The COVID-19 pandemic has added numerous complications and a whole new dynamic to the way English clubs have conducted business this year. Some clubs have thrived under these conditions, others not so much, and the Premier League has been a mixed bag in terms of tranfer business.
With that being said, let’s take a look at each Premier League club’s summer transfer window, starting with the worst and working up to the best.
Despite a promising start in the league, West Ham had a pretty awful window. With only one new face at the club and several departures, fans of the Hammers can be excused for their pessimism this season. Diangana’s departure says it all.
Another year, another window of frustration for United fans. After missing out on Jadon Sancho, the Red Devils have been left with a squad littered with deadwood. Van de Beek and Cavani are good players, but they aren't what the team needs. Several positions are crying out for improvement.
Despite holding on to most of their key players, it has been a thoroughly unimpressive window for Burnley. Dale Stephens is the only signing of note at Turf Moor, entering the club as an uninspiring Jeff Hendrick replacement. Sean Dyche may have a difficult season ahead.
The Blades are arguably weaker than last season, with star keeper Dean Henderson returning to Manchester United after his remarkable loan spell. Their big signing is the exciting prospect of Rhian Brewster - but the 20-year old has never even made a Premier League appearance.
A team with a recent history of poor recruitment, Fulham look destined for relegation once again this season. Whilst they have snapped up some interesting names, such as Andersen and Loftus-Cheek, they haven’t strengthened as well as they would have liked.
Fans of the Seagulls have been left wanting after a fairly underwhelming window, with injury-prone Adam Lallana their only marquee signing. The first team doesn't appear much stronger than last season, and with a potential relegation battle ahead, Brighton would have wanted a bit more from the window.
Despite making some good signings, West Brom haven’t really improved - their best buys this summer were on loan at the club last season. They can be pleased with their purchases, but the reality is, their squad is almost identical to the side that competed in the Championship.
Diogo Jota is a significant loss and wonderkid Fábio Silva is possibly a bit of a gamble for £35 million. But holding on to Raúl Jiménez is probably enough for Wolves fans this season. They don’t necessarily look stronger than last season, but could still impress.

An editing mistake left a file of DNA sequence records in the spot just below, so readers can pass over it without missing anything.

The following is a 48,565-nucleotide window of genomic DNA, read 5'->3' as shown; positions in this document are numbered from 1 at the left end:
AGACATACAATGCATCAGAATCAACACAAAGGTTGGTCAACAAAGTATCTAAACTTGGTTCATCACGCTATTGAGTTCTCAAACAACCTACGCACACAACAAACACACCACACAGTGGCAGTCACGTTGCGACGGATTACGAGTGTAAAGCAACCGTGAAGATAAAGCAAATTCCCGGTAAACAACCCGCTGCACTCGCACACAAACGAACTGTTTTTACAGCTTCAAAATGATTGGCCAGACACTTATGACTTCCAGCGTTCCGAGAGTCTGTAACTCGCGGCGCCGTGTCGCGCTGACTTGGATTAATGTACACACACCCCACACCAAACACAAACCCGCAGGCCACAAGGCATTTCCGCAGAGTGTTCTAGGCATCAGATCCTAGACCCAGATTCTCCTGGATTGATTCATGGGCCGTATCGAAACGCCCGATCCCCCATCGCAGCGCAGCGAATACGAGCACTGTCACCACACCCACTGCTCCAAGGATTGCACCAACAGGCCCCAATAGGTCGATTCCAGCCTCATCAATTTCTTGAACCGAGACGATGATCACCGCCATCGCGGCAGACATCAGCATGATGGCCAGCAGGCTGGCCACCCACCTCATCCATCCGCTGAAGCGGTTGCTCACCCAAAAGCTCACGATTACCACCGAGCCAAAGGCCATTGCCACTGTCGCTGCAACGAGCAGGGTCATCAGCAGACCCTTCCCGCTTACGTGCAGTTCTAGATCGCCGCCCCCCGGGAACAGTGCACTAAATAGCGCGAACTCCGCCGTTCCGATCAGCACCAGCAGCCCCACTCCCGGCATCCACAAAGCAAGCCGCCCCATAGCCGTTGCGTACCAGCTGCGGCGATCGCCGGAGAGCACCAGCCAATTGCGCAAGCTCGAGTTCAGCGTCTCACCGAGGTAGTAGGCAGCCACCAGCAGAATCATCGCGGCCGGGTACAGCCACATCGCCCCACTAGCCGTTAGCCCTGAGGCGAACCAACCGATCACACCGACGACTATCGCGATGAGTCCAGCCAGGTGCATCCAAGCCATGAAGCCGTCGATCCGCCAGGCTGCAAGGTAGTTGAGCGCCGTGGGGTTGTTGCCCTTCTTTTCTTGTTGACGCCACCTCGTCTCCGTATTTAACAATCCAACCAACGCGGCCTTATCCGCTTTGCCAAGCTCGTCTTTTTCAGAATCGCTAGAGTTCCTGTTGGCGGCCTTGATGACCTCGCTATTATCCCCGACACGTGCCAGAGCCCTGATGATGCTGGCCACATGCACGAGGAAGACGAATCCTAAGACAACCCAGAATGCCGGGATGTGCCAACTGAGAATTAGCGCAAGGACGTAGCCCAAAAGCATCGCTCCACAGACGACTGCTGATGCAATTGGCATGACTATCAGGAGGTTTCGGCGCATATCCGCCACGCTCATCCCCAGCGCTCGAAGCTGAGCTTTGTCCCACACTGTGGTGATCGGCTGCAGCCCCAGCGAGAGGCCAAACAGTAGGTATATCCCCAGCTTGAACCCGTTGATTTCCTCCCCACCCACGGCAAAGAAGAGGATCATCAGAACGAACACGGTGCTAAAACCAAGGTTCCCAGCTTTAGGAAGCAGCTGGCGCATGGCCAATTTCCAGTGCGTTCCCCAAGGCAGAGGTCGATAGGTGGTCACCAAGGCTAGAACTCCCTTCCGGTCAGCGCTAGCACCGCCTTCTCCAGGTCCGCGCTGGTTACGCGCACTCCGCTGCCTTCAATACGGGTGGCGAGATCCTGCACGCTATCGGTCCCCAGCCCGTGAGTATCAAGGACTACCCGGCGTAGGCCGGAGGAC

After the remarkable Lionel Messi transfer saga fizzled out, Man City failed to sign a target anywhere near as exciting. Aké, Dias and Torres all look solid, but City’s business doesn’t resemble that of a team desperate to win back the title.
The Saints have had a quiet window this summer, which could potentially come back to bite them or see them continue as they have done in recent months. Theo Walcott’s homecoming is an interesting one, but Southampton will miss Højbjerg.
Wilfried Zaha remains a Palace player and that alone is massive. However, the Eagles have barely made any other additions, with their team looking scarcely different from that of last season’s. Eze, their marquee signing, looks promising but is unproven at the top level.
Leicester have made some decent changes this season to improve their team, with Fofana and Under both looking like exciting prospects. Chillwell is unlikely to be overly missed, with Castagne filling in as a very solid replacement.
Thiago Alcântara is a brilliant signing, but with Liverpool keen to keep finances in check, there is little improvement elsewhere. Despite not losing anyone crucial to the team, the champions may struggle to emulate their title challenge with the same intensity as last season.
In an uncharacteristically solid window under Mike Ashley, Newcastle have enlisted a proven Premier league goalscorer in Callum Wilson, as well as the safe bets of Fraser, Hendrick and Lewis. Nevertheless, you can't help thinking about what the window could have been like under new owners.
After looking destined for relegation last season, Villa have managed to significantly improve their side in the hope of securing Premier League safety. Barkley and Watkins look like quality business, and to top it off, Grealish remains at Villa Park.
Holding onto Aubameyang may be Arsenal’s best piece of business in recent years, made even sweeter by the acquisitions of Gabriel and Partey. Yet, Arsenal still look an unfinished side and they failed to clear out some of their deadwood.
The Whites have made a statement of intent with their spending this summer, bringing in a host of new players for their return to the top division. Having strengthened in virtually every department, Leeds look one of the most exciting prospects for the new season.
Questions of squad cohesion aside, Chelsea’s summer was impressive. £200 million has gone into an array of big name signings, with the club intent on making up for last year’s transfer ban. Despite this, it is clear that the Blues have only papered over the cracks of their defensive frailty.
When factoring in money spent and areas strengthened, Spurs have done as well as anyone. On a relatively low budget, José Mourinho has identified the weaknesses in his team and reinforced them, with Gareth Bale’s return to the club representing an excellent piece of business.
Following a complete midfield overhaul, Everton have looked their best in years. James Rodríguez is possibly the signing of the summer. Godfrey has bolstered their defence and the weak-link of Pickford has been given goalkeeper competition in the form of Robin Olsen. Essentially, the Toffees have done remarkable business and look frightening this season.